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Evaluating the Impact of a Mandatory Pre-Abortion Ultrasound Viewing Law: A Mixed Methods Study

Cite this dataset

Upadhyay, Ushma et al. (2017). Evaluating the Impact of a Mandatory Pre-Abortion Ultrasound Viewing Law: A Mixed Methods Study [Dataset]. Dryad.



Since mid-2013, Wisconsin abortion providers have been legally required to display and describe pre-abortion ultrasound images. We aimed to understand the impact of this law.


We used a mixed-methods study design at an abortion facility in Wisconsin. We abstracted data from medical charts one year before the law to one year after and used multivariable models, mediation/moderation analysis, and interrupted time series to assess the impact of the law, viewing, and decision certainty on likelihood of continuing the pregnancy. We conducted in-depth interviews with women in the post-law period about their ultrasound experience and analyzed them using elaborative and modified grounded theory.


A total of 5342 charts were abstracted; 8.7% continued their pregnancies pre-law and 11.2% post-law (p=0.002). A multivariable model confirmed the law was associated with a higher odds of continuing pregnancy (aOR=1.23, 95% CI: 1.01-1.50). Decision certainty (aOR=6.39, 95% CI: 4.72-8.64) and having to pay fully out of pocket (aOR=4.98, 95% CI: 3.86-6.41) were most strongly associated with continuing pregnancy. Viewing fully mediated the relationship between the law and continuing pregnancy. Interrupted time series analyses found no significant effect of the law but may have been underpowered to detect such a small effect.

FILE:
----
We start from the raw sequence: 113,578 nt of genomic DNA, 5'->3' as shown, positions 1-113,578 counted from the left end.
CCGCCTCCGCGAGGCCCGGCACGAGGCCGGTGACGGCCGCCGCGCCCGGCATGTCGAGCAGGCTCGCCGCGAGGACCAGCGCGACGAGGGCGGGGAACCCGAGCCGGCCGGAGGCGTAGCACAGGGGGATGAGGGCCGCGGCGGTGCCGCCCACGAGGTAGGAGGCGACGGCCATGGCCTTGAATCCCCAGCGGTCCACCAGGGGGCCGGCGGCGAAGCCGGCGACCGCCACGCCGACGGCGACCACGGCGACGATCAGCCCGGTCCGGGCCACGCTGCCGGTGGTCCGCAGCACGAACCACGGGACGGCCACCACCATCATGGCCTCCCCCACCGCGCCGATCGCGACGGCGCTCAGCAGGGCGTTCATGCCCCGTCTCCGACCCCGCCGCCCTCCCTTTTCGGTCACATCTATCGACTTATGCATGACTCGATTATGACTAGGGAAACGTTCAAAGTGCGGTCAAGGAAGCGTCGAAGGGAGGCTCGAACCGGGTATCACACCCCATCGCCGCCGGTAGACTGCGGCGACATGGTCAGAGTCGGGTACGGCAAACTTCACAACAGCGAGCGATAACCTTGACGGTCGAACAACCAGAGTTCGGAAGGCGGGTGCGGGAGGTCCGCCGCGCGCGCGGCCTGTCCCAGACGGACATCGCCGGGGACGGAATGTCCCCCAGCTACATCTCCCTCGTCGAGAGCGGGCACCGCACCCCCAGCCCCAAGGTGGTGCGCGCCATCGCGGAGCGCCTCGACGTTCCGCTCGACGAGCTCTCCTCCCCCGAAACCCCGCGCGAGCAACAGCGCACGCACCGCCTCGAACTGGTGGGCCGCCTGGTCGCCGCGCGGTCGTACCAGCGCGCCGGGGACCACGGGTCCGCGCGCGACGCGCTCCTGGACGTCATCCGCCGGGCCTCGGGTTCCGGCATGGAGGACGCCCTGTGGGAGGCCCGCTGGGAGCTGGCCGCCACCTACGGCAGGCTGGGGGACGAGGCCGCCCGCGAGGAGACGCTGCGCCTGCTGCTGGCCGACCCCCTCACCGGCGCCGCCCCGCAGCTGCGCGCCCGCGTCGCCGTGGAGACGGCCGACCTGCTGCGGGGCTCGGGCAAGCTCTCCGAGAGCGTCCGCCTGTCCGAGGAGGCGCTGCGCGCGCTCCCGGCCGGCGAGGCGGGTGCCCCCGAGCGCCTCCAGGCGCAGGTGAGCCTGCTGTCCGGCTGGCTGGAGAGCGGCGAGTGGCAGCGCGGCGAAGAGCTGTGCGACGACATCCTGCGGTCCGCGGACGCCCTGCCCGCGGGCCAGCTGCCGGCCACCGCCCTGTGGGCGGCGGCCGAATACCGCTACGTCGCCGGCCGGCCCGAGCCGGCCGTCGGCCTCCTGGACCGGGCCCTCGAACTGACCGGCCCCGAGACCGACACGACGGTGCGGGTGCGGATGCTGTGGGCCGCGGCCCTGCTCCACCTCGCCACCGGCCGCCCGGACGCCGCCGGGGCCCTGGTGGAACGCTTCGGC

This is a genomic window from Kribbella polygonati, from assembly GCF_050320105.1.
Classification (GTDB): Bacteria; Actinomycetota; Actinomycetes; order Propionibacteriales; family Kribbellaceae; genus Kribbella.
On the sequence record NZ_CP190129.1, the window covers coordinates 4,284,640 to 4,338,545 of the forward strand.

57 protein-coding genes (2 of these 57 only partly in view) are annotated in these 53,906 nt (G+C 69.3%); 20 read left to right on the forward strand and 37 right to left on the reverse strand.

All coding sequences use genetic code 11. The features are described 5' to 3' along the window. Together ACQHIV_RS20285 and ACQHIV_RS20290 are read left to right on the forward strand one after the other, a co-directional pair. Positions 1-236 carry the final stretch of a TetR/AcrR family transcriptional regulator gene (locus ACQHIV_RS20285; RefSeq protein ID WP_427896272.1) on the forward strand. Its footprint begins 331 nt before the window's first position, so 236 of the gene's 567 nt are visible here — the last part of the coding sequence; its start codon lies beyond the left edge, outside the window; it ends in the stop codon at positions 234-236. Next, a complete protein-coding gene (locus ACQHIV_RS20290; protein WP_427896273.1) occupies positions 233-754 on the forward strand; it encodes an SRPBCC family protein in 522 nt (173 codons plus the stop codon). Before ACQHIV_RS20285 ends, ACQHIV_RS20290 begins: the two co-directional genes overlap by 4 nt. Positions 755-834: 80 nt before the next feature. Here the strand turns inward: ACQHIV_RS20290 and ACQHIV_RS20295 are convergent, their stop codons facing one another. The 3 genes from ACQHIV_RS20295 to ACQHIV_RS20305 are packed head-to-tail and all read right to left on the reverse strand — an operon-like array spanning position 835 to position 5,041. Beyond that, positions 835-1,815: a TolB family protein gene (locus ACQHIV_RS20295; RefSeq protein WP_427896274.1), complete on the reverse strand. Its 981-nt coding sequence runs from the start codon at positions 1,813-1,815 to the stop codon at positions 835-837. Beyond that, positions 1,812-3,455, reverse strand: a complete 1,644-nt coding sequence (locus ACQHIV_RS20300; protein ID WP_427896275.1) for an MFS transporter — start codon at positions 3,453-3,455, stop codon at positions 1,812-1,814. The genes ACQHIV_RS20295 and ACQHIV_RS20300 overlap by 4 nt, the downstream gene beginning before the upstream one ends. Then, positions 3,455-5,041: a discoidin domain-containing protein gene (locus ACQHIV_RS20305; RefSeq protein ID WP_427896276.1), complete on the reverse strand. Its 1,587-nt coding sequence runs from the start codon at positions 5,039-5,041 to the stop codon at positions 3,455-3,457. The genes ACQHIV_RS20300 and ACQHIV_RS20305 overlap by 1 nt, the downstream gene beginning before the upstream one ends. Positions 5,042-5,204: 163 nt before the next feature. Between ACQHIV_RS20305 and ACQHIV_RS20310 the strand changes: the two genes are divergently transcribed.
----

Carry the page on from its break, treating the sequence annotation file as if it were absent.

Nineteen of twenty-three women interviewed viewed their ultrasound image. Most reported no impact on their abortion decision; five reported a temporary emotional impact or increased certainty about choosing abortion. Two women reported viewing helped them decide to continue the pregnancy; both also described preexisting decision uncertainty.


This law caused an increase in viewing rates and a statistically significant but small increase in continuing pregnancy rates. However, the majority of women were certain of their abortion decision and the law did not change their decision. Other factors were more significant in women’s decision-making, suggesting evaluations of restrictive laws should take account of the broader social environment.